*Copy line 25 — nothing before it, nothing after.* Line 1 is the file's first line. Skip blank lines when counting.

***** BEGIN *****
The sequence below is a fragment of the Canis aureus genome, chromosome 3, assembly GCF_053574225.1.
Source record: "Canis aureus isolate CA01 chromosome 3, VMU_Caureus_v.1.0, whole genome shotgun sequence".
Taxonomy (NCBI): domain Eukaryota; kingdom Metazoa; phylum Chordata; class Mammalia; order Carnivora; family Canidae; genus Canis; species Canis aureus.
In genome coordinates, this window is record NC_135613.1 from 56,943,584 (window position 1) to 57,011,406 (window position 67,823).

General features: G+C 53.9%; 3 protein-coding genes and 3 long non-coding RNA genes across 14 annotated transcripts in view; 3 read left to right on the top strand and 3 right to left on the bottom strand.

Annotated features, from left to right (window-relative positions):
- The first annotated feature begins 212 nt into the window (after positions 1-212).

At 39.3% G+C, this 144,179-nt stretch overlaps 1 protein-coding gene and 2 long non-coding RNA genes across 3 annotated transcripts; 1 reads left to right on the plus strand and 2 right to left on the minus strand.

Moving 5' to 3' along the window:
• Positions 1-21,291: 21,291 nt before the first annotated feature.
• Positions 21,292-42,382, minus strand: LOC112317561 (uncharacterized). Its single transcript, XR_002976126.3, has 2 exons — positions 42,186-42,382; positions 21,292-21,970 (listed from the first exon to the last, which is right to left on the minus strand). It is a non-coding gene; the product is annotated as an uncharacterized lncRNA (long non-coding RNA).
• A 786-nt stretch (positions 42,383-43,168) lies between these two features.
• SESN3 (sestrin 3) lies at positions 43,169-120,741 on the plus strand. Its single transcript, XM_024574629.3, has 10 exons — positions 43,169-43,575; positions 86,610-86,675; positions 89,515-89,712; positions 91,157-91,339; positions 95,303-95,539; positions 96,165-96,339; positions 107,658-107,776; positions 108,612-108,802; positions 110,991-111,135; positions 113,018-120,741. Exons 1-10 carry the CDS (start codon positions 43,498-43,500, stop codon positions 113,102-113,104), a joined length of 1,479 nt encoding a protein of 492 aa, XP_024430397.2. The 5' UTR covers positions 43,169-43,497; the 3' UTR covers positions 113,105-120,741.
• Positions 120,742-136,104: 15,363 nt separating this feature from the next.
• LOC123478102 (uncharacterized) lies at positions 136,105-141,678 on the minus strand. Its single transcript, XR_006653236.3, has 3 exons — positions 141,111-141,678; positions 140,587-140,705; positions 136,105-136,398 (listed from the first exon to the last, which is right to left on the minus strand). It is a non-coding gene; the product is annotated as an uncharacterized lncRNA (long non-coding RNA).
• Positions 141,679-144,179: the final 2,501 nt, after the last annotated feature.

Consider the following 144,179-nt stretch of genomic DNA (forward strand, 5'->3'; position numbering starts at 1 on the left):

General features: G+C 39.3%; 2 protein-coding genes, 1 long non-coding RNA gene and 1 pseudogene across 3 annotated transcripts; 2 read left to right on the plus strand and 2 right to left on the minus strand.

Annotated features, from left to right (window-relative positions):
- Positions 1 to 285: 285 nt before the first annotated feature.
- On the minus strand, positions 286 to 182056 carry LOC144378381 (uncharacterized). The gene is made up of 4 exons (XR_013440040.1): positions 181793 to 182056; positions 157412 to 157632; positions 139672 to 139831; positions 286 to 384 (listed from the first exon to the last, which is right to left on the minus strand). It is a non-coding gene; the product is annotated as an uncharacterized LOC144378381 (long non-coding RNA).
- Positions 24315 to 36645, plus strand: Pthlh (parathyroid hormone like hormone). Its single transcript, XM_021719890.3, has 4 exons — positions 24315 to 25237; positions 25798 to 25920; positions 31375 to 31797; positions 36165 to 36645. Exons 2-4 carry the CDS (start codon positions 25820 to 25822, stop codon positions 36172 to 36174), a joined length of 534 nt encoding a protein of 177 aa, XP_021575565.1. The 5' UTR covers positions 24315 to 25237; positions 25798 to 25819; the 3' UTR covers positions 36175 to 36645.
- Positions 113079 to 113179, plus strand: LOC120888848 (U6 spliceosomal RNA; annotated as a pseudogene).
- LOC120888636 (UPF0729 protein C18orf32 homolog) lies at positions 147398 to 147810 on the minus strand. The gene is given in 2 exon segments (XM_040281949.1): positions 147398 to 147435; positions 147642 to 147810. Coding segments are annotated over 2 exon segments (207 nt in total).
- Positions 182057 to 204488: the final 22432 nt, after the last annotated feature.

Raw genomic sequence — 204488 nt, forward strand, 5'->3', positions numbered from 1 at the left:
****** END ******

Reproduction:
- Positions 182057 to 204488: the final 22432 nt, after the last annotated feature.